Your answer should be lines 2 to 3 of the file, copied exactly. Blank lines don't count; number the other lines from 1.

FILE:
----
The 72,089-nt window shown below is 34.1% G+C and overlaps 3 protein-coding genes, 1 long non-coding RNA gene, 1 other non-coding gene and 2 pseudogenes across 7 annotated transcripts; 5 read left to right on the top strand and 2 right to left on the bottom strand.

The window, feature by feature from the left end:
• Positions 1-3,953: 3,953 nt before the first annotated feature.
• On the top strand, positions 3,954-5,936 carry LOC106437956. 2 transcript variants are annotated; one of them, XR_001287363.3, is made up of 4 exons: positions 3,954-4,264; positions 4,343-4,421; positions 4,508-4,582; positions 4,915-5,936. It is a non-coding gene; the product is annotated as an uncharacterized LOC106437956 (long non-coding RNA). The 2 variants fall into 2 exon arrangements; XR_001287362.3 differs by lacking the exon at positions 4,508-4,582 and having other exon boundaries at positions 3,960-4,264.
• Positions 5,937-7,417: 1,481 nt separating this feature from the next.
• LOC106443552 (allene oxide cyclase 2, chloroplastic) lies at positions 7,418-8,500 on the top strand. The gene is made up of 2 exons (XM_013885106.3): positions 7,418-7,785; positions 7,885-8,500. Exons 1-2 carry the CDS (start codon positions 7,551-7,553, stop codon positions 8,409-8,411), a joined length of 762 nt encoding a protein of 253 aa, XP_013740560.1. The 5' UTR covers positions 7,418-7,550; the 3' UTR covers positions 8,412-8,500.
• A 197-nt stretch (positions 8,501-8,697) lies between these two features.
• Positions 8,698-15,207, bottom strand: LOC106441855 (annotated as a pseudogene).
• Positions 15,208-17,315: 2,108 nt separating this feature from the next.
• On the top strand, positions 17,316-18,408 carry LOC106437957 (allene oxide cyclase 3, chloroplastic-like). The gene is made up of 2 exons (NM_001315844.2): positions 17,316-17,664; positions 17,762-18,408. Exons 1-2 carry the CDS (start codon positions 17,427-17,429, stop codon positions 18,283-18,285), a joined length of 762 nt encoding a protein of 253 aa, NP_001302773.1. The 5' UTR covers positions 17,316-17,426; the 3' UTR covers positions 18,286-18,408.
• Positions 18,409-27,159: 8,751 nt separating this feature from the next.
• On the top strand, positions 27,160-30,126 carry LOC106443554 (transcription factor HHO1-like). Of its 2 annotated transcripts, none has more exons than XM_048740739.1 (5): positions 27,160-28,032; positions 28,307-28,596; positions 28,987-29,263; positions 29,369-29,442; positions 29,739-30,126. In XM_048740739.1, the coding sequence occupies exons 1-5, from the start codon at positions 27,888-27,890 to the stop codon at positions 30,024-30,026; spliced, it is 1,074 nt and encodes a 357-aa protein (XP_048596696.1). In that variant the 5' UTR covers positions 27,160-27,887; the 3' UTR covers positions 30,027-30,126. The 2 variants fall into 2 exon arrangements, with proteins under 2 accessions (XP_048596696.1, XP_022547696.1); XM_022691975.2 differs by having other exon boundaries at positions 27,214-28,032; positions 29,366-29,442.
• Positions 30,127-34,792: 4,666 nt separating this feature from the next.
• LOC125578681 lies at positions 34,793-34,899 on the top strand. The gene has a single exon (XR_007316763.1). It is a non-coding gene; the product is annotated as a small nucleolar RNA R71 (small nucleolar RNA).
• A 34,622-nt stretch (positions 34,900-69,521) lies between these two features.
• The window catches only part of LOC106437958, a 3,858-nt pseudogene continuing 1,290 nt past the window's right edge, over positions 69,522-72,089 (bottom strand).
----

The window, feature by feature from the left end:
• Positions 1-3,953: 3,953 nt before the first annotated feature.